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Posted on November 2, 2023 (5784) By Shlomo Katz | Series: | Level:

Volume 38, No. 4
20 Marcheshvan 5784
November 4, 2023

Sponsored by the Dimont family in memory of grandmother and great-grandmother Chaya Sarah Tarshish a”h (13 Cheshvan) mother-in-law and grandmother Chana Dimont a”h (21 Cheshvan) and father and grandfather Rabbi Elazar Tarshish a”h (24 Cheshvan) and Faith Ginsburg on the yahrzeits of her husband, Gil Ginsburg (Gershon Yosef ben Yisroel Moshe a”h – 17 Cheshvan) and her grandmother, Ethel Lavin
(Etel bat Mordechai Dovid a”h – 21 Cheshvan)

The climax of this week’s Parashah is the Akeidah / Binding of Yitzchak on the altar, as Hashem commanded Avraham. The Shulchan Aruch states (O.C. 1:5), “It is good to recite the Akeidah [every morning].” In most Siddurim, a short prayer is printed before the Akeidah passage in which we ask: “Remember on our behalf . . . the Brit / covenant, . . . and Shevu’ah / oath that You swore to our father Avraham at Mount Moriah . . .”

R’ Zvi Yisrael Thau shlita (founder of Yeshivat Har Ha’mor in Yerushalayim) writes in the name of R’ Avraham Yitzchak Hakohen Kook z”l (1865-1935; first Ashkenazic Chief Rabbi of Eretz Yisrael) that the word “Brit” / “covenant” signifies the creation of a connection, a permanent relationship, that is integral to our existence. Something that is confirmed by a Brit cannot be uprooted by any outside circumstance, by time, by place or by choice. In turn, the word “Shevu’ah” / “oath” signifies Hashem’s promise to ensure the actualization of the Brit, notwithstanding all of the events in history that seem to be designed to derail its fulfillment.

What is the subject matter of this Brit? R’ Thau writes: The answer to this is also found in our daily prayers, where we quote the verse from Nechemiah (9:8), “You established the Brit with him (Avraham) to give him the land . . .” This indicates that the connection between the Jewish People and Eretz Yisrael is the subject of a Brit. It is absolute! That is a foundation of our belief system that must stand before us always, R’ Thau writes. (Ve’shavta Ha’aretz p.106)


“For I have loved him (Avraham), because he commands his children and his household after him that they keep the way of Hashem, doing charity and justice . . .” (18:19)

R’ Moshe ben Maimon z”l (Rambam; 1135-1204; Spain and Egypt) writes that, with a few exceptions, all character traits have a place in moderation. To cite two examples: A person should not be stingy, but neither should he give away all of his belongings. A person should not be quick to anger, but neither should he be unfeeling. And so with other traits.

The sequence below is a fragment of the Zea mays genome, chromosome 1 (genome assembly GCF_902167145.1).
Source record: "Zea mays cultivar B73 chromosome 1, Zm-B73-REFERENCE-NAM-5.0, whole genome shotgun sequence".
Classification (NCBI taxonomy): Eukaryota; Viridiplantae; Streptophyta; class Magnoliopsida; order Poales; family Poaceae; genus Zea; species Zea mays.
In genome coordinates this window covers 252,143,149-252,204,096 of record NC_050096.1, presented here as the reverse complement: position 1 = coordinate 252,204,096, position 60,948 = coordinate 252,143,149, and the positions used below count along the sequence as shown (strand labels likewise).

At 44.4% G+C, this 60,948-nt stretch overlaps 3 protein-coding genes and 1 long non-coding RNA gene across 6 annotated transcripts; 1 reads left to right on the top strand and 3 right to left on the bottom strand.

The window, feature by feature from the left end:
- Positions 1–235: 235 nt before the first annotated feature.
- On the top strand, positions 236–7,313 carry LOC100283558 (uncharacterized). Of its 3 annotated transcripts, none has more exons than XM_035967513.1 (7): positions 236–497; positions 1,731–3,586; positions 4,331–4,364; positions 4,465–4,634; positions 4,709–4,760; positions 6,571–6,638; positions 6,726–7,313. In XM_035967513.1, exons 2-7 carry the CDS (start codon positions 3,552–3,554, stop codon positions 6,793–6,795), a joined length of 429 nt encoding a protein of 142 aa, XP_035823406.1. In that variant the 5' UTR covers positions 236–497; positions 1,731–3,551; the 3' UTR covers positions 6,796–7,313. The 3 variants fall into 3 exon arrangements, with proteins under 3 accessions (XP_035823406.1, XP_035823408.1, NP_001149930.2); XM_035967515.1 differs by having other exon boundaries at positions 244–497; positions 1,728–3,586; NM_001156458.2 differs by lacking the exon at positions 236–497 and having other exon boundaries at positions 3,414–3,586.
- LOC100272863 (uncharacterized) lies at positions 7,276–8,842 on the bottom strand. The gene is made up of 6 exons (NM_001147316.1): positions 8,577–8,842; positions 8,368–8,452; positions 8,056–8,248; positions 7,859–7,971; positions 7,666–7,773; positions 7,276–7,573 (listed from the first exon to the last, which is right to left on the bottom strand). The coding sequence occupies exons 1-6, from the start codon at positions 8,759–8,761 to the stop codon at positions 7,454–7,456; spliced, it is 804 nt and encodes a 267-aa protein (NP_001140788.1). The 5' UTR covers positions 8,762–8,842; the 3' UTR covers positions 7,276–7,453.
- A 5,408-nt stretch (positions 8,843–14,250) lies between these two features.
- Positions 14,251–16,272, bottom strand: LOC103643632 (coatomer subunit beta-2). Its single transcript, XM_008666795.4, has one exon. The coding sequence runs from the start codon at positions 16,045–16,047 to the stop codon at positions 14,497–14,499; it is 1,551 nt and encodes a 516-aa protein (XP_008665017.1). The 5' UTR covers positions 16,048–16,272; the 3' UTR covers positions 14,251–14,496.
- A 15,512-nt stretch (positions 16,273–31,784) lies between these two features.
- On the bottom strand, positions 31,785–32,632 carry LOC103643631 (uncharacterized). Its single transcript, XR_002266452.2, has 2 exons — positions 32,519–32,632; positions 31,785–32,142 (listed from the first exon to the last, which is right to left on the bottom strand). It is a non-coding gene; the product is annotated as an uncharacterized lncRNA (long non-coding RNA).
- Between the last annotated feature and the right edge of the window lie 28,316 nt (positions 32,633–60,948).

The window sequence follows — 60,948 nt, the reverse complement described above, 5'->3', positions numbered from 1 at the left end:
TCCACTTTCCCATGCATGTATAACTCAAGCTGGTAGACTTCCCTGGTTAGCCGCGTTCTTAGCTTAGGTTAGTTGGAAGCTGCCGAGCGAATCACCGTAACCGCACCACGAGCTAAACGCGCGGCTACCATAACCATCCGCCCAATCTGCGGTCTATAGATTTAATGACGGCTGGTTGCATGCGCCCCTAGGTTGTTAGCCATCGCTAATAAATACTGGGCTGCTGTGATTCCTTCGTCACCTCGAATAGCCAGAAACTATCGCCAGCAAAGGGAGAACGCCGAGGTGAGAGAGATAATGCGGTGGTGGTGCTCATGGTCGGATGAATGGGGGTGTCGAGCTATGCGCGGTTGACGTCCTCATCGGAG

Rambam continues: This is the way we are commanded to conduct our lives, thereby fulfilling the commandment (Devarim 28:9), “You shall go in His ways.” Our Sages interpret this to mean, “Just as He is called ‘Gracious,’ so you shall be gracious; just as He is called ‘Compassionate,’ so you shall be compassionate; just as He is called ‘Holy,’ so you shall be holy. . . This is called the “way of Hashem,” and this is what Avraham taught his children, as stated in our verse. [Until here from the Rambam]

R’ Ephraim Kirschenbaum shlita (rabbi in Bet Shemesh, Israel) writes: Based on Rambam’s understanding that our verse is referring to Avraham’s teaching his children to imitate G-d’s compassion (and other traits), it appears that our verse is referring in particular to Avraham’s Hachnassat Orchim / welcoming guests, which is described in the immediately preceding verses in our Parashah. Indeed, we read that Avraham directed “the lad,” i.e., his son Yishmael, and other members of his household, to help feed those guests (Bereishit 18:7). Based on the proximity of the verses, it appears that Hachnassat Orchim was the Mitzvah that demonstrated Avraham’s compete attachment to the ways of Hashem.

In this light, adds R’ Kirschenbaum, we can understand our Sages’ teaching that Hachnassat Orchim is greater than welcoming the Shechinah, which we learn from that fact that Avraham interrupted a “visit” from Hashem in order to welcome his guests (see Rashi to Bereishit 18:3). Speaking to Hashem is only knowing Hashem abstractedly, while welcoming guests is imitating Hashem–being G-d-like through action. (Huyedot Aharon p.116)


“Hashem said, ‘Because the outcry of S’dom and Amorah has become Rabah / great, and because their sin has been very grave.” (18:20)